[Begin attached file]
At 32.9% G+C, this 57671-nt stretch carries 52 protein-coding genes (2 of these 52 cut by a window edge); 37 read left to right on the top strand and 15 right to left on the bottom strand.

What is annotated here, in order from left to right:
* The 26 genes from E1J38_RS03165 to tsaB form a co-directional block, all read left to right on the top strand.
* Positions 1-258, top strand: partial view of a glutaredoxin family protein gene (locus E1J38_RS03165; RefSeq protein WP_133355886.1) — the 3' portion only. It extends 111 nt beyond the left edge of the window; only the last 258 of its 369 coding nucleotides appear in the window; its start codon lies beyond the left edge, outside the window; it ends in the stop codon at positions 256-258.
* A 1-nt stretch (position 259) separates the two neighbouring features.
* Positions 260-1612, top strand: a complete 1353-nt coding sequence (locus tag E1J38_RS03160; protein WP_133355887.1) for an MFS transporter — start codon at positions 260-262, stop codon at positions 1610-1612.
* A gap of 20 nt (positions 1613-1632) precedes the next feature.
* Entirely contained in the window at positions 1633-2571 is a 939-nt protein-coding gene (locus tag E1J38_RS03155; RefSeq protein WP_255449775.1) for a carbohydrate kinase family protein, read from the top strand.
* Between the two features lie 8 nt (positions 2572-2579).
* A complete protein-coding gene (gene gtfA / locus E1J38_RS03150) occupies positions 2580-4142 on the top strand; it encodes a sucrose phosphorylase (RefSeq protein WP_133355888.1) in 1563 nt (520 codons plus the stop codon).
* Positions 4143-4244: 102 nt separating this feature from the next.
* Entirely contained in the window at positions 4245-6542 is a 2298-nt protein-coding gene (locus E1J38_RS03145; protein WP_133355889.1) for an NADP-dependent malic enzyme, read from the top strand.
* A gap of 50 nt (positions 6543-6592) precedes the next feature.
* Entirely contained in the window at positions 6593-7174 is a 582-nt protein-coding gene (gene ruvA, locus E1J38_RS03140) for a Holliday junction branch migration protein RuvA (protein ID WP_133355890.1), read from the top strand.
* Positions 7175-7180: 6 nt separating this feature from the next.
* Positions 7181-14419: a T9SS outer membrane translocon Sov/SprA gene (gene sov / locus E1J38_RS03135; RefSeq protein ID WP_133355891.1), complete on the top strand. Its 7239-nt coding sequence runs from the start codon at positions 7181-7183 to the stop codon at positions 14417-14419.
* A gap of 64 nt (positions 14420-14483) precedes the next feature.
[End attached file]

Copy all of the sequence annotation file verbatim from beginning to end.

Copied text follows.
At 32.9% G+C, this 57671-nt stretch carries 52 protein-coding genes (2 of these 52 cut by a window edge); 37 read left to right on the top strand and 15 right to left on the bottom strand.

What is annotated here, in order from left to right:
* The 26 genes from E1J38_RS03165 to tsaB form a co-directional block, all read left to right on the top strand.
* Positions 1-258, top strand: partial view of a glutaredoxin family protein gene (locus E1J38_RS03165; RefSeq protein WP_133355886.1) — the 3' portion only. It extends 111 nt beyond the left edge of the window; only the last 258 of its 369 coding nucleotides appear in the window; its start codon lies beyond the left edge, outside the window; it ends in the stop codon at positions 256-258.
* A 1-nt stretch (position 259) separates the two neighbouring features.
* Positions 260-1612, top strand: a complete 1353-nt coding sequence (locus tag E1J38_RS03160; protein WP_133355887.1) for an MFS transporter — start codon at positions 260-262, stop codon at positions 1610-1612.
* A gap of 20 nt (positions 1613-1632) precedes the next feature.
* Entirely contained in the window at positions 1633-2571 is a 939-nt protein-coding gene (locus tag E1J38_RS03155; RefSeq protein WP_255449775.1) for a carbohydrate kinase family protein, read from the top strand.
* Between the two features lie 8 nt (positions 2572-2579).
* A complete protein-coding gene (gene gtfA / locus E1J38_RS03150) occupies positions 2580-4142 on the top strand; it encodes a sucrose phosphorylase (RefSeq protein WP_133355888.1) in 1563 nt (520 codons plus the stop codon).
* Positions 4143-4244: 102 nt separating this feature from the next.
* Entirely contained in the window at positions 4245-6542 is a 2298-nt protein-coding gene (locus E1J38_RS03145; protein WP_133355889.1) for an NADP-dependent malic enzyme, read from the top strand.
* A gap of 50 nt (positions 6543-6592) precedes the next feature.
* Entirely contained in the window at positions 6593-7174 is a 582-nt protein-coding gene (gene ruvA, locus E1J38_RS03140) for a Holliday junction branch migration protein RuvA (protein ID WP_133355890.1), read from the top strand.
* Positions 7175-7180: 6 nt separating this feature from the next.
* Positions 7181-14419: a T9SS outer membrane translocon Sov/SprA gene (gene sov / locus E1J38_RS03135; RefSeq protein ID WP_133355891.1), complete on the top strand. Its 7239-nt coding sequence runs from the start codon at positions 7181-7183 to the stop codon at positions 14417-14419.
* A gap of 64 nt (positions 14420-14483) precedes the next feature.